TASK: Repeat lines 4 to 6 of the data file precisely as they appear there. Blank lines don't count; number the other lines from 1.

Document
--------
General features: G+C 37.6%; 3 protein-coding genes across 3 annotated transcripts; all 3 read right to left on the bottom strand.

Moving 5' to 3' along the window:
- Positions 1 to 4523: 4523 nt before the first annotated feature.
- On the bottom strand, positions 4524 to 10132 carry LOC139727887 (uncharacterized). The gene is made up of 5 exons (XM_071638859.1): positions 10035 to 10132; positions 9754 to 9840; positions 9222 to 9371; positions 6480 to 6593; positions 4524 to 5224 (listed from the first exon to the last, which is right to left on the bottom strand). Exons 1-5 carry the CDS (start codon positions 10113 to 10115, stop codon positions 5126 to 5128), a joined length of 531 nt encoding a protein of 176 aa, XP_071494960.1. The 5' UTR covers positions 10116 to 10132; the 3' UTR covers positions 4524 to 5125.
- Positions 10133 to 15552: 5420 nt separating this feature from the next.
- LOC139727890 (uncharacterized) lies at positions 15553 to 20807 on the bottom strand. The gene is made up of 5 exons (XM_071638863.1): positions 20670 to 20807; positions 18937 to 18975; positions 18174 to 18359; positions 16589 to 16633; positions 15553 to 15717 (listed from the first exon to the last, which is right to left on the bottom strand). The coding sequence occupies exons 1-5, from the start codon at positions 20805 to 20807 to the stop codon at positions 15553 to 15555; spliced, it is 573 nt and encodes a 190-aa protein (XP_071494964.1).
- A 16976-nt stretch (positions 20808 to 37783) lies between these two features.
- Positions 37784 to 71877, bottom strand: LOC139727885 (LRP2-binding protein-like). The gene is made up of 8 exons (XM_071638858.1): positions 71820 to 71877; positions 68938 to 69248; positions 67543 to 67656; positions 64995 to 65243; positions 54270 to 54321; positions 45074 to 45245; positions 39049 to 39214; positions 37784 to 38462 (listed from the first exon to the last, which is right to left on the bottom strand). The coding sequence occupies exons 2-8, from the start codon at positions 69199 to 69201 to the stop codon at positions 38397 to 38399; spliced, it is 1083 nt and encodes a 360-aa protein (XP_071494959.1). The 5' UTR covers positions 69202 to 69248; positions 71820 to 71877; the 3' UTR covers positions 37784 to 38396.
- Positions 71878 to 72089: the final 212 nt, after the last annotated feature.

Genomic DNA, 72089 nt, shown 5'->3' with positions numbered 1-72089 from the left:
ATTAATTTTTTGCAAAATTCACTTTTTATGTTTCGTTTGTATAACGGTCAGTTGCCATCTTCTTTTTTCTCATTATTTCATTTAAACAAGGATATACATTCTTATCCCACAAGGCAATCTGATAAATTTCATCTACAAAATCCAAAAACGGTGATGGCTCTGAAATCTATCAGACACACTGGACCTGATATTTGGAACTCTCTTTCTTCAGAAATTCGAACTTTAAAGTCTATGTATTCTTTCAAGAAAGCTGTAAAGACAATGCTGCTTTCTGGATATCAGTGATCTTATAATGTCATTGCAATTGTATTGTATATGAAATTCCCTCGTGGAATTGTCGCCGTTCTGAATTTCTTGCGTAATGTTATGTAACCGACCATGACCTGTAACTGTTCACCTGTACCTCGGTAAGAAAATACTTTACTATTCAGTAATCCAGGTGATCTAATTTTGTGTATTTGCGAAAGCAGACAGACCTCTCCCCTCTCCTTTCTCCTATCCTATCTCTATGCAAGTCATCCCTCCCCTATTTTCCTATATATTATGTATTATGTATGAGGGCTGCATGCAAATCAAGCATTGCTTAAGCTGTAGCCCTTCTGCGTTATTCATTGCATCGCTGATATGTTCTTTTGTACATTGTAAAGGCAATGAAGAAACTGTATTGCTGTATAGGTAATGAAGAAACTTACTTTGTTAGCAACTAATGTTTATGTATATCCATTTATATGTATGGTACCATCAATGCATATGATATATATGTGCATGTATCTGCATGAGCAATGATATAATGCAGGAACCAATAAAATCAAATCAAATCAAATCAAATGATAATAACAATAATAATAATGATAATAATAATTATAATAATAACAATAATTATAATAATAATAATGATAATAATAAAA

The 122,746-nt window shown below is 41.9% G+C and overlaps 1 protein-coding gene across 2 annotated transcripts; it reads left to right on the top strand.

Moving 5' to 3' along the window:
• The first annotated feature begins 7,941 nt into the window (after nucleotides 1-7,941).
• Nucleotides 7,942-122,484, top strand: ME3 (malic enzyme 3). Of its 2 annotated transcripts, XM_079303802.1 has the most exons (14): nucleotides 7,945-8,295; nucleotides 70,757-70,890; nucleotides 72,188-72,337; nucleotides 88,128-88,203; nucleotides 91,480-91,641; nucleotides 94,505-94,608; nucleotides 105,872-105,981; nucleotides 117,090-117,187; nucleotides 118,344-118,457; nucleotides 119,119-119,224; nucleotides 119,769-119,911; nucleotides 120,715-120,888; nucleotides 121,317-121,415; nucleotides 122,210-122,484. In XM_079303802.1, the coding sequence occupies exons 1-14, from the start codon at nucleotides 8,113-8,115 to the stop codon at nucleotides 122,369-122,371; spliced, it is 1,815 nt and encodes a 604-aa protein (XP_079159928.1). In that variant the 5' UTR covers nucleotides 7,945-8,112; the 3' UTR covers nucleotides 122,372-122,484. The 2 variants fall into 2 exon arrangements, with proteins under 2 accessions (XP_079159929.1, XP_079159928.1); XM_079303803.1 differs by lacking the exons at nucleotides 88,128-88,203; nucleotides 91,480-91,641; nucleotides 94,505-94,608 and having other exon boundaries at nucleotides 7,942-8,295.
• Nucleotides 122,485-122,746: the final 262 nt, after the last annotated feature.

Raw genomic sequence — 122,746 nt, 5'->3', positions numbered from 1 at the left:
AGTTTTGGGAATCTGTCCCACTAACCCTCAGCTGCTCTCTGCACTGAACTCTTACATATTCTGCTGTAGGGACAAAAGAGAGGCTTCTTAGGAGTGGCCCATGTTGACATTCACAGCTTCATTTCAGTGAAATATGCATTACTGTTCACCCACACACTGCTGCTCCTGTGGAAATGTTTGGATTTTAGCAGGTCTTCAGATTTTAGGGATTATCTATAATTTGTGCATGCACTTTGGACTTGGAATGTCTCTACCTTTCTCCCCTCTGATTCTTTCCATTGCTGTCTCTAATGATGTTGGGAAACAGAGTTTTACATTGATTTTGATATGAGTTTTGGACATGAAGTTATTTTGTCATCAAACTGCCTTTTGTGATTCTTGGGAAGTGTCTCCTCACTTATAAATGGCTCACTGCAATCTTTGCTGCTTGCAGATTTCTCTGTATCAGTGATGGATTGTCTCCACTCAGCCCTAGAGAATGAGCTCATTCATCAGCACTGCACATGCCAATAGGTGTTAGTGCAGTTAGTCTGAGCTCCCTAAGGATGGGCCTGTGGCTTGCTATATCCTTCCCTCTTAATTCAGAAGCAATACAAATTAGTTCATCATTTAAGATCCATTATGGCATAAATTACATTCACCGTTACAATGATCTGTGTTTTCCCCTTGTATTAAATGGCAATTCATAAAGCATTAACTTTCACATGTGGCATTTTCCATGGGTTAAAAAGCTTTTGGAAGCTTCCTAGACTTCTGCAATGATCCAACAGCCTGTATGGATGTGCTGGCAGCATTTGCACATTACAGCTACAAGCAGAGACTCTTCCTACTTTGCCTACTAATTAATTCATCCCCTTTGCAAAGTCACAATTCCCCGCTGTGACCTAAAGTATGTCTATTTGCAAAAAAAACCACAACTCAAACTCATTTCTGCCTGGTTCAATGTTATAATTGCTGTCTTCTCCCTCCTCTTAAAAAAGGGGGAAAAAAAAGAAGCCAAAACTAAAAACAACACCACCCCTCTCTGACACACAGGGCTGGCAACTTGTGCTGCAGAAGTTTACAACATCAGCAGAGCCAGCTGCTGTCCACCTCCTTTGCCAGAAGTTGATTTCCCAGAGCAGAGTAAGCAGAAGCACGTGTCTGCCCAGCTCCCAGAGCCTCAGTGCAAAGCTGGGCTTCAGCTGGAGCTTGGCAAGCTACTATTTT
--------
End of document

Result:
- On the bottom strand, positions 4524 to 10132 carry LOC139727887 (uncharacterized). The gene is made up of 5 exons (XM_071638859.1): positions 10035 to 10132; positions 9754 to 9840; positions 9222 to 9371; positions 6480 to 6593; positions 4524 to 5224 (listed from the first exon to the last, which is right to left on the bottom strand). Exons 1-5 carry the CDS (start codon positions 10113 to 10115, stop codon positions 5126 to 5128), a joined length of 531 nt encoding a protein of 176 aa, XP_071494960.1. The 5' UTR covers positions 10116 to 10132; the 3' UTR covers positions 4524 to 5125.
- Positions 10133 to 15552: 5420 nt separating this feature from the next.
- LOC139727890 (uncharacterized) lies at positions 15553 to 20807 on the bottom strand. The gene is made up of 5 exons (XM_071638863.1): positions 20670 to 20807; positions 18937 to 18975; positions 18174 to 18359; positions 16589 to 16633; positions 15553 to 15717 (listed from the first exon to the last, which is right to left on the bottom strand). The coding sequence occupies exons 1-5, from the start codon at positions 20805 to 20807 to the stop codon at positions 15553 to 15555; spliced, it is 573 nt and encodes a 190-aa protein (XP_071494964.1).